The legal skirmish in the US resulting from the loss of the dollars
125 million Mercedes-Benz business by an Interpublic-owned agency,
exposes what can be a wide gap between legality and reality in the ad
Without wishing to prejudge the outcome of Interpublic’s action against
the account man who ran the business for allegedly enticing it away, the
fact is that such cases are notoriously difficult to prove and rarely
produce a satisfactory result.
Marvin Sloves, the former co-chairman of Lowe & Partners/SMS in New
York, has denied helping the car manufacturer take its account out of
the agency and into another with which he had ’established a
relationship’. If the law is interpreted in its strictest sense, any
agency staffers who do anything to harm the interests of their employers
are in breach of contract.
The reality is rather different. There are probably many staffers
throughout the world doing exactly that every day. Indeed, were they to
abide by the letter of their contracts, it’s doubtful whether many of
the start-ups that have given the industry so much fresh impetus over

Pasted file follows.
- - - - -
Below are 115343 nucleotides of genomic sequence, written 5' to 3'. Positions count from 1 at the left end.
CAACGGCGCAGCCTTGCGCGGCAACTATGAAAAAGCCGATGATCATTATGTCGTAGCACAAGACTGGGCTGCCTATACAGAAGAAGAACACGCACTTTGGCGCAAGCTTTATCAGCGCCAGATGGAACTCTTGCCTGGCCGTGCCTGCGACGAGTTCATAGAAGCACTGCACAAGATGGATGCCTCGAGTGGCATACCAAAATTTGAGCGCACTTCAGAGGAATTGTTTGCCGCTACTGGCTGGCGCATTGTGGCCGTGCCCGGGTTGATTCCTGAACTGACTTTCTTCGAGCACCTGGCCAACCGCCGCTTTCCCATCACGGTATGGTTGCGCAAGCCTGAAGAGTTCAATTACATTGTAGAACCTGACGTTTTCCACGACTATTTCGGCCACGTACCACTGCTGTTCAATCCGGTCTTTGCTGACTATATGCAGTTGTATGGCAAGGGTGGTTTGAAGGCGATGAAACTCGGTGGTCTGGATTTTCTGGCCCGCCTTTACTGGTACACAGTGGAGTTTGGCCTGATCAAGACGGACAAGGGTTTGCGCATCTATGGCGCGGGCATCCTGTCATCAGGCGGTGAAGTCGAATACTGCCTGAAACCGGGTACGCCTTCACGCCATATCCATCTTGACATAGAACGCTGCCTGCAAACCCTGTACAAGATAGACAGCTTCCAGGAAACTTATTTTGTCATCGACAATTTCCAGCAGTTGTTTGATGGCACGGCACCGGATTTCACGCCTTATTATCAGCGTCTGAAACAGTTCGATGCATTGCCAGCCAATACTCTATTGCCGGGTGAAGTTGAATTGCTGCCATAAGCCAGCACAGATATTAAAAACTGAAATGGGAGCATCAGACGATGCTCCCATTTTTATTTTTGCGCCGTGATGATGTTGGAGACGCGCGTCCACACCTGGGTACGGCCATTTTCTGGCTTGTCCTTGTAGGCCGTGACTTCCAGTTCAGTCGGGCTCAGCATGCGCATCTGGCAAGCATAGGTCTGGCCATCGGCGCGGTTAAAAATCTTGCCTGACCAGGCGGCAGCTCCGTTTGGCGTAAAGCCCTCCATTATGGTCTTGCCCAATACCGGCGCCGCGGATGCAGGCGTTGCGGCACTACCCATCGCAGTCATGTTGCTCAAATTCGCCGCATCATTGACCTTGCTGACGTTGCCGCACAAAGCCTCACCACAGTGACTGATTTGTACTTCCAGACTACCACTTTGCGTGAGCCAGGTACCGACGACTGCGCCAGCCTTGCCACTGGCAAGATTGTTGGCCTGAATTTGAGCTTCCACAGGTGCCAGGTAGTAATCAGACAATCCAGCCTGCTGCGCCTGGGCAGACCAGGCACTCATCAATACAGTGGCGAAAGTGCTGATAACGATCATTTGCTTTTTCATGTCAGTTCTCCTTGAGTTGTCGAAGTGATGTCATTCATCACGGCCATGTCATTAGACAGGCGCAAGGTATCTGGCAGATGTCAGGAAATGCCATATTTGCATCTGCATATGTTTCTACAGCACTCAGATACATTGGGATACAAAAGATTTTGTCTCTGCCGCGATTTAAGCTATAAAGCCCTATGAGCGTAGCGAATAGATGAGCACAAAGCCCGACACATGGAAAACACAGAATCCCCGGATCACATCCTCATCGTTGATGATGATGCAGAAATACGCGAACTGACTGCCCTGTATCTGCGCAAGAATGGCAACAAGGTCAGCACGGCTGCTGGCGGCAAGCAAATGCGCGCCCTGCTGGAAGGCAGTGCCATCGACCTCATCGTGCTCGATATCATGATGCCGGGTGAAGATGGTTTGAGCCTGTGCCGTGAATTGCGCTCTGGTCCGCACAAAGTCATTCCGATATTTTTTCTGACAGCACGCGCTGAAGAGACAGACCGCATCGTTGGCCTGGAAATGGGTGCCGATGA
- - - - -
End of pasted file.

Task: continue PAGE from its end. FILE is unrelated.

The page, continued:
the years would ever have got off the launchpad. It would be naive
indeed to suppose that all the first, second and third wavers opened
their doors for business on the first day to eager clients queuing
For one agency to prove that an individual or a breakaway operation has
swiped an account is a nightmare. The line between whether a client was
solicited away or went of its own free will is a fine one. So much is
decided at meetings that nobody will admit ever took place. What’s more,
clients have a perfect right to go where they wish - as long as they
give adequate notice of terminating their existing contract.
All of which leaves the wronged agency with some hard choices. Suing an
individual may make it feel better, but why should it bother when the
chances of gaining adequate financial recompense are slim?
It could, of course, decide to go ahead to deter other employees who may
be tempted to try something similar. But going to court can be an
expensive warning shot.
Perhaps the most important lesson to be learned from all this is that
agencies must accept the free market for what it is - and that there is
an occasional price to be paid for its benefits.